ELKINS – Although weather forecasts called for 6-8 inches of precipitation by Monday morning, Elkins and vicinity actually saw less snow fall than some other parts of the state.

Andrew Beavers, meteorologist with the National Weather Service in Charleston, said the area received a tenth of an inch of ice Monday, however, making driving a challenge. He said no more snow is predicted until Friday morning.

“Record lows are a possibility Tuesday morning,” Beavers said Monday.

“Minus 7 degrees is the current record, but temperatures could dip to minus 8 degrees.”

Beavers said today and Thursday should be nice, without any precipitation in the forecast until Friday morning.

“My advice is to bundle up,” Beavers said.

On Monday, schools were closed in Barbour, Grant, Lewis, Pendleton, Hardy, Pocahontas, Randolph, Tucker and Upshur counties. Randolph County Superintendent of Schools Terry George said he was thankful the area got less snow than predicted Monday.

“We canceled school because of the condition of the highways,” George said. “With the ice freezing on the roadways, most primary roads were dangerous.”

George said he and his staff would re-evaluate the road situations before making a decision about school today.

“Unfortunately, with the low temperatures, salt is not melting the snow and ice,” George said. “With the predicted low temperature of minus 8 degrees, it’s not looking promising for Tuesday.”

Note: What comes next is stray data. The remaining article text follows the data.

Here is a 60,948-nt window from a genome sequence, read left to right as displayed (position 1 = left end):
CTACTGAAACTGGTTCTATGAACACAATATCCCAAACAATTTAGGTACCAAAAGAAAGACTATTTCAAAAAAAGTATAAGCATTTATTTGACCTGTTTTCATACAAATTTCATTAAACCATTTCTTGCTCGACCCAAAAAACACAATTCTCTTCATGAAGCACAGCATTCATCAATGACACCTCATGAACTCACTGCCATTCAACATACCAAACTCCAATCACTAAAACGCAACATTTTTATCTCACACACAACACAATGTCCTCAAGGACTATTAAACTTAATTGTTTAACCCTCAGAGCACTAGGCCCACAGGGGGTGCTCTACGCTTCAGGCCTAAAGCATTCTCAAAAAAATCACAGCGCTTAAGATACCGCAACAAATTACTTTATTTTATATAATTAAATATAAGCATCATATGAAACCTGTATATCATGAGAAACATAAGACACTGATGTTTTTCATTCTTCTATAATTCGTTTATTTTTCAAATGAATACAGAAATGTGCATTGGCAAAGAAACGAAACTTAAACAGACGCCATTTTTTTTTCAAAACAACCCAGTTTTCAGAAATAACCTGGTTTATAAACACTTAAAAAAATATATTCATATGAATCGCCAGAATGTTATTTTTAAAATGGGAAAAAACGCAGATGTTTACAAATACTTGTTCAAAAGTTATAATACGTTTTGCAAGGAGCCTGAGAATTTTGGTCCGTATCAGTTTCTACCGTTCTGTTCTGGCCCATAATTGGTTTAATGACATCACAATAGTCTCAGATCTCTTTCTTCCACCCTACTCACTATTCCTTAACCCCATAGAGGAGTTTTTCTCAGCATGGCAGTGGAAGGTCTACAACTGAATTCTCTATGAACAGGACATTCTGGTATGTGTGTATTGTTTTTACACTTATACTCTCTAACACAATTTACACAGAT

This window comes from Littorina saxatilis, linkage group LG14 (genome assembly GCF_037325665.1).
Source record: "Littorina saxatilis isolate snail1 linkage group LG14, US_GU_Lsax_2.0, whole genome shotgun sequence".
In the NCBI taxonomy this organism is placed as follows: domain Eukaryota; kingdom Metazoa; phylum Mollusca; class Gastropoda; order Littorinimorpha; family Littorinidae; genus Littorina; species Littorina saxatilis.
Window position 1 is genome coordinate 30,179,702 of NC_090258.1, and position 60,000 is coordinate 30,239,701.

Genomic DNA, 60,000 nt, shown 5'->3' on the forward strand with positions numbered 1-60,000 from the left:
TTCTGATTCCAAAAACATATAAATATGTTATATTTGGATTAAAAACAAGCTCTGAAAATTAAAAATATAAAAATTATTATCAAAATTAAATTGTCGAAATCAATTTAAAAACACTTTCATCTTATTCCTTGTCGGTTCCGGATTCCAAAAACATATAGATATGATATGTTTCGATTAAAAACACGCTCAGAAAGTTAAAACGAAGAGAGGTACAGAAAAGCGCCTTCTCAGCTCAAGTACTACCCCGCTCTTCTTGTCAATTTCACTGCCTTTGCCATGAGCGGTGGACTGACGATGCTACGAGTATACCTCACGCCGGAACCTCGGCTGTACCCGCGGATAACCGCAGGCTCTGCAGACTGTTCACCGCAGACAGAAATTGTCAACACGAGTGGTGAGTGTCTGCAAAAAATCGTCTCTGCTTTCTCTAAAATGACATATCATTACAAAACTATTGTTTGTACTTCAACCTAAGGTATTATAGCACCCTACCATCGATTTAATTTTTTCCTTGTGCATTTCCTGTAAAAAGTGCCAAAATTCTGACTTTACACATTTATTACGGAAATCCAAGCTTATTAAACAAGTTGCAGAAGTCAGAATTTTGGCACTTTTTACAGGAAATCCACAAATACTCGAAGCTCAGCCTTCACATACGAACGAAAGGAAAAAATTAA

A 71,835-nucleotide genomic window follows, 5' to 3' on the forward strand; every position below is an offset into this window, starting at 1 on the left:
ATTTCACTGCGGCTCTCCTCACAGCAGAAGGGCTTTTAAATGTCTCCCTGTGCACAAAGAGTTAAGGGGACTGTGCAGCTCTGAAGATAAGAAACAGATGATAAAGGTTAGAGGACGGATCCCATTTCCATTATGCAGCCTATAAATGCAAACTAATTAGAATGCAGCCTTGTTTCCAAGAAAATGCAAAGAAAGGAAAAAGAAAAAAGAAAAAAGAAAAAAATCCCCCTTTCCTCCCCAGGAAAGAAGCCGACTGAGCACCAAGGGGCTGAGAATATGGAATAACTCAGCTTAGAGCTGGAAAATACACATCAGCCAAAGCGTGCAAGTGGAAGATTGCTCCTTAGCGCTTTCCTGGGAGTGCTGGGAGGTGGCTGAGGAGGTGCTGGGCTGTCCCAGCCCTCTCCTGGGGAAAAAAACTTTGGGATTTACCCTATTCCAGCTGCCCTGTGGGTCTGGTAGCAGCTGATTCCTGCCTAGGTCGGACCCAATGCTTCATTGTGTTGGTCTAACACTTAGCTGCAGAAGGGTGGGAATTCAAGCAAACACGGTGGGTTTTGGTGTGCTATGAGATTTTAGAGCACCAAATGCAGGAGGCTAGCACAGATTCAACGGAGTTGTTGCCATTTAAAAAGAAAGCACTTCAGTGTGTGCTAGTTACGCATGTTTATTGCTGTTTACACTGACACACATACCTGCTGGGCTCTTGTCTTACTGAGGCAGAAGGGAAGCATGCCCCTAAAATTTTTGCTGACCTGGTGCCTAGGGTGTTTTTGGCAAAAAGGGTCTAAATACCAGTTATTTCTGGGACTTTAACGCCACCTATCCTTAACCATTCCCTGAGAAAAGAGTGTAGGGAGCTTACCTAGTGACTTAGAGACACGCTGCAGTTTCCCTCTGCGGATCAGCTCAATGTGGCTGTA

On Monday, Gov, Earl Ray Tomblin asked state employees to delay reporting to work until 10:30 a.m.

However, he later issued another statement closing state government agencies “due to ice and snow accumulations as well as potentially hazardous travel conditions.”

Tomblin said state employees providing direct support relating to the current weather event needed to report to work at their regularly scheduled times.

Cindy Hart, Randolph County Office of Emergency Services director, said Randolph was extremely lucky compared to the northern part of the state.

“Right now, the DOH is trying to clear the roads, but with the temperatures, the salt is not effective,” Hart said. “Stay off the roads if you don’t need to be out, and if you are out on the roads, exercise caution.”

Hart said she urged residents to prepare for this storm with 72-hour kits and alternative heat and power sources.

“Remember to bring pets inside during cold weather,” she said.

Mike Moran, District 5 engineer for the Department of Highways, said crews are out plowing and treating the roads.

“We are fighting temperatures because the salt is not effective at low temperatures,” Moran said. “Temperatures Tuesday should be warmer and the salt should work.”

Moran said traffic was moving well on Monday with no major problems. He said his crews spent Monday putting down abrasives to help provide traction.

“When weather conditions are hazardous, avoid any unnecessary travel to give crews time to get the roads treated and plowed,” Moran said.